John Severin.

I hate to continue to report about dying artists, but this man is truly of personal note. I was probably 10 or 12 years old when I wrangled my first issue of Cracked, Mad magazine’s chief competitor. Therein I came upon probably the first profound influence on my own art, John Severin.

Unlike Mort Drucker, Mad‘s resident head artist, Severin’s style was cleaner, less exaggerated and stylized, but undeniably his own. I was particularly drawn (har) to his inkwork, which always produced an crisp and precise render, with loving amounts of hatching. It was that sort of style that ultimately led me to the likes of Jean “Moebius” Giraud and R. Crumb, the other two main influences on my art. John Severin died last week on the 12th at the age of 90.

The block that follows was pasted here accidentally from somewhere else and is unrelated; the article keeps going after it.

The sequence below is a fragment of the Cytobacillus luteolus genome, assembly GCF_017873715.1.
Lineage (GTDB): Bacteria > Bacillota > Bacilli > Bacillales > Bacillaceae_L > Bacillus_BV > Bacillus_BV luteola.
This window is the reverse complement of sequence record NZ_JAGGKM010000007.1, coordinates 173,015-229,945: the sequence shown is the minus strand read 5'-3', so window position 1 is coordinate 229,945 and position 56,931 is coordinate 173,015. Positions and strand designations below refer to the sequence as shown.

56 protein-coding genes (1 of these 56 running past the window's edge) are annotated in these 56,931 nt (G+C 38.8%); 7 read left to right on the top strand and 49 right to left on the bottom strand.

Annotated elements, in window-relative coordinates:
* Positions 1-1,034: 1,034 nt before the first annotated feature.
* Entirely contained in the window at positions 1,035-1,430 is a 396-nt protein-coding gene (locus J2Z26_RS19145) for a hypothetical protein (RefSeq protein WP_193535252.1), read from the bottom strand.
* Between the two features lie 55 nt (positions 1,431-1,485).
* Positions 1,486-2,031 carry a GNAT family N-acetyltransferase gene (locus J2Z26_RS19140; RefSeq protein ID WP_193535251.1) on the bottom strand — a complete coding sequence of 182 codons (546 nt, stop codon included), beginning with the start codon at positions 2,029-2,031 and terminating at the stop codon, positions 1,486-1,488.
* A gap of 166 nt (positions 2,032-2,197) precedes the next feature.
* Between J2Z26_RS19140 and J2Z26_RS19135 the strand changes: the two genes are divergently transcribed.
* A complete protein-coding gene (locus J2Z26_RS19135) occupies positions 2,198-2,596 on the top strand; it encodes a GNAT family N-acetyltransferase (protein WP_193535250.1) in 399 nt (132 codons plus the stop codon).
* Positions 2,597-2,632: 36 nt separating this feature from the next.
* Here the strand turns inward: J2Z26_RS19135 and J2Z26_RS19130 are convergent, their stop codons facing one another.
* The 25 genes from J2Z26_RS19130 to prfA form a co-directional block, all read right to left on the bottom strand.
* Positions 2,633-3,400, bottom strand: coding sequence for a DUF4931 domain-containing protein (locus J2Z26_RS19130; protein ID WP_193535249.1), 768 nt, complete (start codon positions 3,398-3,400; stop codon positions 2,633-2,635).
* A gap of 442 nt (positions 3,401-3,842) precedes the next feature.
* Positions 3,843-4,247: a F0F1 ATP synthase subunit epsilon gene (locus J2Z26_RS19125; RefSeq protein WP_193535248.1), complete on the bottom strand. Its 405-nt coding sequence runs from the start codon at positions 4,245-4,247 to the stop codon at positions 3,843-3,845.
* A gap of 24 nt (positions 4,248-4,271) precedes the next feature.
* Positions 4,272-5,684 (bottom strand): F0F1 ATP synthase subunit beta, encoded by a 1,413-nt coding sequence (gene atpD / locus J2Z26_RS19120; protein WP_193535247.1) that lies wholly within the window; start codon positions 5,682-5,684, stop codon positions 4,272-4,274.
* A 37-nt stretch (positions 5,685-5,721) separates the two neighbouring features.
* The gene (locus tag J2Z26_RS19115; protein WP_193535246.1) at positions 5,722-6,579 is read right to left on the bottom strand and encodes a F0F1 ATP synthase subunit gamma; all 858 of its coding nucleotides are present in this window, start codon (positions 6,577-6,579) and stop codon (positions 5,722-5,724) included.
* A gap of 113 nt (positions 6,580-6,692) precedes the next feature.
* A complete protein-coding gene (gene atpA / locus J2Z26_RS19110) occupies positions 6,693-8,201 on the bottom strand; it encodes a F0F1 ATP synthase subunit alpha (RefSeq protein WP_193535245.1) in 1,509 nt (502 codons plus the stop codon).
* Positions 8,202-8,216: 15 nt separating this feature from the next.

Aside from his influence on me personally, Severin was a profound part of modern graphic art. He worked alongside greats like Wally Wood, Will Elder and (another fave of mine early on) Jack Davis on Harvey Kurtzman’s original Mad comics (from which the later Mad magazine would come), as well as many other EC titles which shaped the early world of comics. His later work involved many Marvel titles, such as The Incredible Hulk (a giant-sized issue of which I got one Christmas) and King Kull, loosely based upon the Robert E. Howard Character, and created with the assistance of his sister Marie.

An entertaining and insightful interview with Severin is to be found here. It also features a good deal of his work. He’ll always be honored as one of the greats.


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